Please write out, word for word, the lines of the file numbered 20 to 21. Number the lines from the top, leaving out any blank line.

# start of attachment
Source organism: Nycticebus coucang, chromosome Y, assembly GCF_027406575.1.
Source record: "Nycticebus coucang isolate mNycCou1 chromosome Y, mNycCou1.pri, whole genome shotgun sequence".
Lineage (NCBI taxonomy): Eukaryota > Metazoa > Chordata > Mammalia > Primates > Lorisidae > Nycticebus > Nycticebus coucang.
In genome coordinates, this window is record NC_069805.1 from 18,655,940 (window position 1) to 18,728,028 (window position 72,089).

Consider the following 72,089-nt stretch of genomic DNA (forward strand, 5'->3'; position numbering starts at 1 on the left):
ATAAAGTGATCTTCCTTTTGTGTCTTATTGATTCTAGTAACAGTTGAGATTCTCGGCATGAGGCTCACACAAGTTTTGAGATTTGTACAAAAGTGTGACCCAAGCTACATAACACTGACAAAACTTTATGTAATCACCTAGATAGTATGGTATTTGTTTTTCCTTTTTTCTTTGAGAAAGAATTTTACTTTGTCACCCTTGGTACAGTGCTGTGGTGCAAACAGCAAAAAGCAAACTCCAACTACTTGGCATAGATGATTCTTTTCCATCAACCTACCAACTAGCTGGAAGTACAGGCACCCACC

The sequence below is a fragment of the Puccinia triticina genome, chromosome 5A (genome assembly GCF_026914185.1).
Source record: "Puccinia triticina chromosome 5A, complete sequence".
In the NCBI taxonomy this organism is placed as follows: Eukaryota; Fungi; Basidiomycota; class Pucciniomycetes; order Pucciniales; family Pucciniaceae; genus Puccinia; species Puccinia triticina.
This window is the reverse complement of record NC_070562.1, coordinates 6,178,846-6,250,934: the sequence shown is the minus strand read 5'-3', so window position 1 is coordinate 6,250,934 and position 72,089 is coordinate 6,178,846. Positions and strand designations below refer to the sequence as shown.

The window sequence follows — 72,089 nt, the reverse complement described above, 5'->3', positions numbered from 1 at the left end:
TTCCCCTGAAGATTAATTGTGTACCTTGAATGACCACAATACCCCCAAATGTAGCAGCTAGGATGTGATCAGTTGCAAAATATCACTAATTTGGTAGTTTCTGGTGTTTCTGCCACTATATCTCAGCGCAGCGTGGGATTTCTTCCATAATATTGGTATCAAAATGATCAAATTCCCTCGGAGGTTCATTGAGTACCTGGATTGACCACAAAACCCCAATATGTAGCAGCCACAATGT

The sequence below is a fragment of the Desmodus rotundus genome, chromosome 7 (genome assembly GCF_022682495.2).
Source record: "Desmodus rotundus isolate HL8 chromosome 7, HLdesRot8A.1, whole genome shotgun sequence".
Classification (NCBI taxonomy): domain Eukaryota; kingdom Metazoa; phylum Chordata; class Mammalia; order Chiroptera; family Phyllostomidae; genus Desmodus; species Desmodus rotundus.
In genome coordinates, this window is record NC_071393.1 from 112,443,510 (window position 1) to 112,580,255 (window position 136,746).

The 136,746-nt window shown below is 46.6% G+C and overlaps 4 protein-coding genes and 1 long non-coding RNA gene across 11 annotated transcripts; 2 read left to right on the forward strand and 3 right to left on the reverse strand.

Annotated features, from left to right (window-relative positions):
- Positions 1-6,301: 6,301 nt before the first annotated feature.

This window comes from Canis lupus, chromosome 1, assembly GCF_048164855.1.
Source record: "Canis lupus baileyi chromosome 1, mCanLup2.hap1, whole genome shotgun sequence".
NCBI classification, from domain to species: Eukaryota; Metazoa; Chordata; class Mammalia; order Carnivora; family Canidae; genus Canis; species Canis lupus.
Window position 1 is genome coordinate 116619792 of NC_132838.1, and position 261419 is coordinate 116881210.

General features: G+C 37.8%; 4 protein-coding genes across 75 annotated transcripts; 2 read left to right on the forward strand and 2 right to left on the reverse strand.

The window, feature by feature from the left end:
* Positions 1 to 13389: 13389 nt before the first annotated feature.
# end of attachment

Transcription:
This window comes from Canis lupus, chromosome 1, assembly GCF_048164855.1.
Source record: "Canis lupus baileyi chromosome 1, mCanLup2.hap1, whole genome shotgun sequence".